Meeting Date: 
March 1, 2023
03/01/2023 1:00 pm to 2:00 pm
Zoom Meeting
  1. General Education Professional Development – Regan Gurung
  1. General Education Policy
    • Course Transfers
    • Professional Development
  1. Course Review
    •  FR 439French – Advanced Composition
  1. General Education Core Installation Procedure

Voting members present: Aidas Banaitis, Geoffrey Barstow, Daniel Faltesek, Kelsey Emard, Colin Johnson, Michelle McAllaster, Lori McGraw, Rene Reitsma, Justin St. Germain, Randy Rosenberger, Kari-Lyn Sakuma, Kaplan Yalcin
Voting members absent: Jack Istok, Matthew Kennedy
Ex-officio members present: Ecampus – Karen Watte; Academic Affairs – Heath Henry; WIC – Sarah Perrault
Guests: John Edwards, Regan Gurung, McKenzie Huber, Mike Jefferis, Shain Panzeri, Caryn Stoess

General Education Professional Development Regan Gurung

  • One committee member surveyed 8 senior-level instructional faculty in Public Health & Human Sciences. These faculty have extensive experience teaching undergraduate students, including in the Baccalaureate Core.
    • Should this be required?
      • It is not typically the OSU tradition to require. Instead, we nudge. So, if we require something, it must be a very good product that works well for almost everyone.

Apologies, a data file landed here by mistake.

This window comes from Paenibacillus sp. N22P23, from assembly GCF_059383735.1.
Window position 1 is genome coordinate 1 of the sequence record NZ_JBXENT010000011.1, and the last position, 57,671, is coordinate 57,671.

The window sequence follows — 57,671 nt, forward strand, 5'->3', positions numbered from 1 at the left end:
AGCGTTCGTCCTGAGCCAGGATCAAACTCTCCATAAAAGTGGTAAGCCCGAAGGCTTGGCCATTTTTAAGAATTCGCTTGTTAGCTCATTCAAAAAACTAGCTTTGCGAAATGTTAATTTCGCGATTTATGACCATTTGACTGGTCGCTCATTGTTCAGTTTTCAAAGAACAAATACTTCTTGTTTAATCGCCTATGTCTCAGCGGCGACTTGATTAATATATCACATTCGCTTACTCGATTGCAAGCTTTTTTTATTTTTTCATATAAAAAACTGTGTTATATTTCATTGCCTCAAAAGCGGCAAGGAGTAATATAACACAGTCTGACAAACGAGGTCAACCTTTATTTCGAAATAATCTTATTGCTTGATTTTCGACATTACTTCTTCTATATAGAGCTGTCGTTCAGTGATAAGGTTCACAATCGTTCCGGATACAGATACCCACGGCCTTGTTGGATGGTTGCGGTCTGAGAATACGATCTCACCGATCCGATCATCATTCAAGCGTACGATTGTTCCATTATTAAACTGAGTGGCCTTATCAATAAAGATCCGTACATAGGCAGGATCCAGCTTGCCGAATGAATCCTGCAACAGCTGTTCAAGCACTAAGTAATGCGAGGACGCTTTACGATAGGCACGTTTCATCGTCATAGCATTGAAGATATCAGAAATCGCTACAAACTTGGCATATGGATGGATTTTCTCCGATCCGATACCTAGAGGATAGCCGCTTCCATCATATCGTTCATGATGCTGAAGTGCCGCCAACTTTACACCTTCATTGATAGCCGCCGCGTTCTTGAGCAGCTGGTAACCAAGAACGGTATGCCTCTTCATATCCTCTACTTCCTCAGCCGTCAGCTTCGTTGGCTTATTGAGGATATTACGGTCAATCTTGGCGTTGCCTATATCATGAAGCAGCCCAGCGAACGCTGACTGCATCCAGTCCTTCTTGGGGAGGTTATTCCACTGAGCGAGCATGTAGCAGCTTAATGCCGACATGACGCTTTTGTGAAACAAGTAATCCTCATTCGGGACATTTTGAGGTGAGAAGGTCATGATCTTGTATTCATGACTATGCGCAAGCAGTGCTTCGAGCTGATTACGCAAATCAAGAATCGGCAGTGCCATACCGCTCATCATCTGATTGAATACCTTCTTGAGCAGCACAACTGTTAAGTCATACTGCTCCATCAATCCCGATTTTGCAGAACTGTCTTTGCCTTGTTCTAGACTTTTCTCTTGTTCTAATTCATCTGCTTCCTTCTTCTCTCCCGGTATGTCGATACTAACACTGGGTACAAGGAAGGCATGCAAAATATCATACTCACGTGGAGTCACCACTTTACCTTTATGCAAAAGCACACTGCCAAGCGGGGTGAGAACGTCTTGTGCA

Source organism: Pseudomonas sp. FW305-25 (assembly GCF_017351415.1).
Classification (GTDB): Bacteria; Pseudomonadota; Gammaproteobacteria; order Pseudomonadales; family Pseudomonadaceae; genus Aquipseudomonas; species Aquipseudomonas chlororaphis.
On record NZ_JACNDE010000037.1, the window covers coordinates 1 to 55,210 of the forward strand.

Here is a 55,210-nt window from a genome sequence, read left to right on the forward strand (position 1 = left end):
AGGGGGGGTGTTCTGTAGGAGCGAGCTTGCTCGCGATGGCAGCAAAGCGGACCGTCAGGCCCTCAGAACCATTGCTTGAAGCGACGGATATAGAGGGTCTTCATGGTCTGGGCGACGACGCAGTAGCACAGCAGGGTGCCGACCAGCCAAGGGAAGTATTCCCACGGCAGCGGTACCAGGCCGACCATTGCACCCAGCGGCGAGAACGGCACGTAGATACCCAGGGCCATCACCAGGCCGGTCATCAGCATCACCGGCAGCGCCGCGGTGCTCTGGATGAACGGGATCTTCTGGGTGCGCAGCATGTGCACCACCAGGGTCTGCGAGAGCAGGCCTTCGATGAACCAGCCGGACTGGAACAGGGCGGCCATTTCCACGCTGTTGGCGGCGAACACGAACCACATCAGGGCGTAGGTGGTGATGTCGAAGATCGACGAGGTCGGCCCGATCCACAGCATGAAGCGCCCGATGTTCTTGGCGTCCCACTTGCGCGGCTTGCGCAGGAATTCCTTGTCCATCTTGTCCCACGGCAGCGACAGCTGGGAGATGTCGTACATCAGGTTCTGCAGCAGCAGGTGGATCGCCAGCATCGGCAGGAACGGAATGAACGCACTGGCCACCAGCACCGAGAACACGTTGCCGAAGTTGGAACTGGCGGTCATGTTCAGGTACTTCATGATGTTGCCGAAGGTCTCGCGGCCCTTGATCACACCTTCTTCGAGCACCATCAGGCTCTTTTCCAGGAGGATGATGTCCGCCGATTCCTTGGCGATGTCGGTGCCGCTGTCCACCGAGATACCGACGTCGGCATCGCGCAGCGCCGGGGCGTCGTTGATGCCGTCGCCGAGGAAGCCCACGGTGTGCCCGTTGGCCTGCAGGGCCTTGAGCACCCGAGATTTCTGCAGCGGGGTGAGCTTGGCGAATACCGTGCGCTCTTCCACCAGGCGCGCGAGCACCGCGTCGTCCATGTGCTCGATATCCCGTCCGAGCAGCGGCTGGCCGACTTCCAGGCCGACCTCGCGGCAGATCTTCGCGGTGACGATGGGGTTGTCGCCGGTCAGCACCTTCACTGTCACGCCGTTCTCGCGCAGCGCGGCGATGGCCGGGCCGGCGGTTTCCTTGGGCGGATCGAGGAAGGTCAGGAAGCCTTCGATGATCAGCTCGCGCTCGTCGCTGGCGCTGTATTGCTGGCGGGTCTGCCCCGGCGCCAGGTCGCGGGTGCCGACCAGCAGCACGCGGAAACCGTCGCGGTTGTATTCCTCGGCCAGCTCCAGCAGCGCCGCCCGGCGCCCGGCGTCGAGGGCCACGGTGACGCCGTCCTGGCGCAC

• Training should be compensated.
      • If we want transformation, then paid support for faculty is a must. Some folks noted that it is likely a legal requirement to set aside FTE for training. Happy instructors = Happy students. One person suggested 1 credit of FTE for training. Something like that.
    • How much time would this involve?
      • No more than 3 hours, depending on the situation. An initial online unit was supported, for a limited time (between 2 to 3 hours). There was an openness to ongoing learning communities of limited commitment too.
      • There was high praise for the way WIC and DPO are managed.
    • If we have a system that works, we should not mess with it. This is particularly true for the fact that we are engaged in a transformative DPO curriculum. One particularly experienced educator noted that if she participated in the same high-quality training that she experienced with WIC (online) and DPO (in person), she would be happy to participate. She walked away from those trainings with actions/activities/skills that she could immediately apply in her classroom. We need a mix of learning and application. She does not want to feel like she is just “checking a box.” She took these trainings with a reduced load for teaching AND both trainings were paid.
    • We should be clear about what gaps exist and how the trainings will fill these gaps.
    • There is a logistical concern.